Dynamics of Cereal Production at Tell el Ifshar, Israel during the Middle Bronze Age
Authors: Chernoff, Miriam C.; Paley, Samuel M.
Source: Journal of Field Archaeology, Volume 25, Number 4, 1998 , pp. 397-416(20)
Publisher: Maney Publishing
Abstract:A Middle Bronze Age IIA (MB IIA) storage complex (ca. 20th to 18th centuries B.C.) units of which were used for storing grain) was uncovered at Tell el Ifshar (Tel Hefer), Israel, in 1990. Analysis of charred plant remains from this complex, as well as from other locations on the tell, allows a broad discussion of MB IIA farming and agricultural decision making within a loosely centralized city-state. Villagers apparently sowed fields in low-lying alluvial resource zones rather than sandy clay zones. They planted legume and cereal crops well-suited to the physical environment, which also were short-term capital investments. Farmers planted both emmer and free-threshing wheat, but mainly emmer wheat—a species tolerant of environmental extremes and resilient to post-harvest loss despite greater processing cost and lower potential yield. Farmers also promoted field species-diversity and used various planting strategies to protect crops from environmental risk. In the Late Bronze Age and Iron Age, farmers risked higher production costs of free-threshing wheat in return for greater harvest potential and easier processing. Despite this overall trend, strategies varied over shorter time frames (e.g., within the Middle Bronze Age).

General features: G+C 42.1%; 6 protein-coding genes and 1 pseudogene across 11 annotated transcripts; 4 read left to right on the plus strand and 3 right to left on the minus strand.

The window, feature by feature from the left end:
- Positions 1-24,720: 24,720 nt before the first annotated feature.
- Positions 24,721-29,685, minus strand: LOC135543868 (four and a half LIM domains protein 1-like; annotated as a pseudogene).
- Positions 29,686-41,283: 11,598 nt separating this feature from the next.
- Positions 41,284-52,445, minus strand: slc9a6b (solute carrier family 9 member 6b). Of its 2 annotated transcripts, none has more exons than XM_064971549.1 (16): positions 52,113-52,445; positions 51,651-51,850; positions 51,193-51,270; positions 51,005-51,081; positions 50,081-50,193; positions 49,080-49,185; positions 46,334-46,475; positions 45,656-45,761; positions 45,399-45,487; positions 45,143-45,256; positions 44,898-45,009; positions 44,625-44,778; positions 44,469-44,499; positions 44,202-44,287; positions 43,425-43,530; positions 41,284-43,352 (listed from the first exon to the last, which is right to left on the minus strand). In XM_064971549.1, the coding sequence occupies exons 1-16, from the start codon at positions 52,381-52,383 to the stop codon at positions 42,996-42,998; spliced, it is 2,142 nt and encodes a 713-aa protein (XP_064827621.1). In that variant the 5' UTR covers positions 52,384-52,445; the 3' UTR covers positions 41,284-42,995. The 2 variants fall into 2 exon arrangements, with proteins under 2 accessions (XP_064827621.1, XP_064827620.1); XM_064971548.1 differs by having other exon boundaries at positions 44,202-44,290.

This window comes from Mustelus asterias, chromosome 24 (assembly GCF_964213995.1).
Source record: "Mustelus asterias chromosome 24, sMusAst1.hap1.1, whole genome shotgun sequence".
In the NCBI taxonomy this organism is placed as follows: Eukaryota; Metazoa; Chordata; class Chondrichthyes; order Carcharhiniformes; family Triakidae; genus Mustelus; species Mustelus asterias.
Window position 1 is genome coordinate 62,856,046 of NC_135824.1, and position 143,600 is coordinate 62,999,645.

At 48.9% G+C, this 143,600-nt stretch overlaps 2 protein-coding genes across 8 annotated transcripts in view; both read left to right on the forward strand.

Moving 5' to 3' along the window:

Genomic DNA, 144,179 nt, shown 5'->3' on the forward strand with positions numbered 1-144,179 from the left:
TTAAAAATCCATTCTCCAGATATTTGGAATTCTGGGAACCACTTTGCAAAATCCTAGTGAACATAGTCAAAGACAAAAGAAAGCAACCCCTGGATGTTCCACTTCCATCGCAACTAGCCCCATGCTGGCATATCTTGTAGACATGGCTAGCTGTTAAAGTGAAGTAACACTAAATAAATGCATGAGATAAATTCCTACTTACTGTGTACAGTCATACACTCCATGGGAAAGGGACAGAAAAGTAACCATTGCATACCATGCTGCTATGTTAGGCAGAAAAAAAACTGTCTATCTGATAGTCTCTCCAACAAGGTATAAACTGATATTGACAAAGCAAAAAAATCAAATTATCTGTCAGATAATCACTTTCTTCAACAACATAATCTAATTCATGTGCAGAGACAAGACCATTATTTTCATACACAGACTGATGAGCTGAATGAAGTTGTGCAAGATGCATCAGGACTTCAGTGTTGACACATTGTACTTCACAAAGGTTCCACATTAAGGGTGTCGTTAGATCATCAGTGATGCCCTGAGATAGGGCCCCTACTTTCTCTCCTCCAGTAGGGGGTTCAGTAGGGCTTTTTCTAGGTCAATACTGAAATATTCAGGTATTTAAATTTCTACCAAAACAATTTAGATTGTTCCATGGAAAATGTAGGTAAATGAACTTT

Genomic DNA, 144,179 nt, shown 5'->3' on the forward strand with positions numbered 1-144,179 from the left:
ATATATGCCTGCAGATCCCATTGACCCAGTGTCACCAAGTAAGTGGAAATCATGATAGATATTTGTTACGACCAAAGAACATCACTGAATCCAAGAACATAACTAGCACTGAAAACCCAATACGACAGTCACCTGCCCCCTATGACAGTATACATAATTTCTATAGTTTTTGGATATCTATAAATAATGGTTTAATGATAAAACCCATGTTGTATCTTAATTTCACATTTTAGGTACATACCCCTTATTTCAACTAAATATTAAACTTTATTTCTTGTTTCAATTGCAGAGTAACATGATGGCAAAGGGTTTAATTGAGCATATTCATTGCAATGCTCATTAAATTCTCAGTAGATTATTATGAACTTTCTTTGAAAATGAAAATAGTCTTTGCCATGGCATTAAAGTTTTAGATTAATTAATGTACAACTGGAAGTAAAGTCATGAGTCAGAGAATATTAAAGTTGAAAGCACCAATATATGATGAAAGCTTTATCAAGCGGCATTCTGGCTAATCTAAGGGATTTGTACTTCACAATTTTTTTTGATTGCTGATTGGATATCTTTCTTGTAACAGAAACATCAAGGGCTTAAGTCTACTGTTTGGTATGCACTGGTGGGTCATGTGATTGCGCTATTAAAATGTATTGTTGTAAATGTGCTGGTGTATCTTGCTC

Document Type: Research Article
Publication date: 1998-01-01
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